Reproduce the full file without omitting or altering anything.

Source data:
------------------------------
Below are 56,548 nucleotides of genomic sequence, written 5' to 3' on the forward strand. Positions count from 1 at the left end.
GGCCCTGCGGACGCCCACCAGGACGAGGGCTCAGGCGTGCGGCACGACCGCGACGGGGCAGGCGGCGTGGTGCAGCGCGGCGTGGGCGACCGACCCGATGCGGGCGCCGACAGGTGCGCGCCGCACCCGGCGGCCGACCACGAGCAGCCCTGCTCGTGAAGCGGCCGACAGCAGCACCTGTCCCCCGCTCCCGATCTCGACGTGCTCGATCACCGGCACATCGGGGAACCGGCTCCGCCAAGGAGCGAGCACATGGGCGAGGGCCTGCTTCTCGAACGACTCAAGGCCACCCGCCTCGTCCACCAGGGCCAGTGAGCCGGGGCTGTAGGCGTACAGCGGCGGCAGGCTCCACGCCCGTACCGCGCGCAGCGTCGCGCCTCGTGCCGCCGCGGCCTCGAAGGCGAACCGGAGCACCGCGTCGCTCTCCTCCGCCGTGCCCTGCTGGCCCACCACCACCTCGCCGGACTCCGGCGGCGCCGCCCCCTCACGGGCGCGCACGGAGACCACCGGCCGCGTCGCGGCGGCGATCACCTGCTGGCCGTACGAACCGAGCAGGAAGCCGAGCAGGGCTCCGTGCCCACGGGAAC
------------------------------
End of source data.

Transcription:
Below are 56,548 nucleotides of genomic sequence, written 5' to 3' on the forward strand. Positions count from 1 at the left end.
GGCCCTGCGGACGCCCACCAGGACGAGGGCTCAGGCGTGCGGCACGACCGCGACGGGGCAGGCGGCGTGGTGCAGCGCGGCGTGGGCGACCGACCCGATGCGGGCGCCGACAGGTGCGCGCCGCACCCGGCGGCCGACCACGAGCAGCCCTGCTCGTGAAGCGGCCGACAGCAGCACCTGTCCCCCGCTCCCGATCTCGACGTGCTCGATCACCGGCACATCGGGGAACCGGCTCCGCCAAGGAGCGAGCACATGGGCGAGGGCCTGCTTCTCGAACGACTCAAGGCCACCCGCCTCGTCCACCAGGGCCAGTGAGCCGGGGCTGTAGGCGTACAGCGGCGGCAGGCTCCACGCCCGTACCGCGCGCAGCGTCGCGCCTCGTGCCGCCGCGGCCTCGAAGGCGAACCGGAGCACCGCGTCGCTCTCCTCCGCCGTGCCCTGCTGGCCCACCACCACCTCGCCGGACTCCGGCGGCGCCGCCCCCTCACGGGCGCGCACGGAGACCACCGGCCGCGTCGCGGCGGCGATCACCTGCTGGCCGTACGAACCGAGCAGGAAGCCGAGCAGGGCTCCGTGCCCACGGGAAC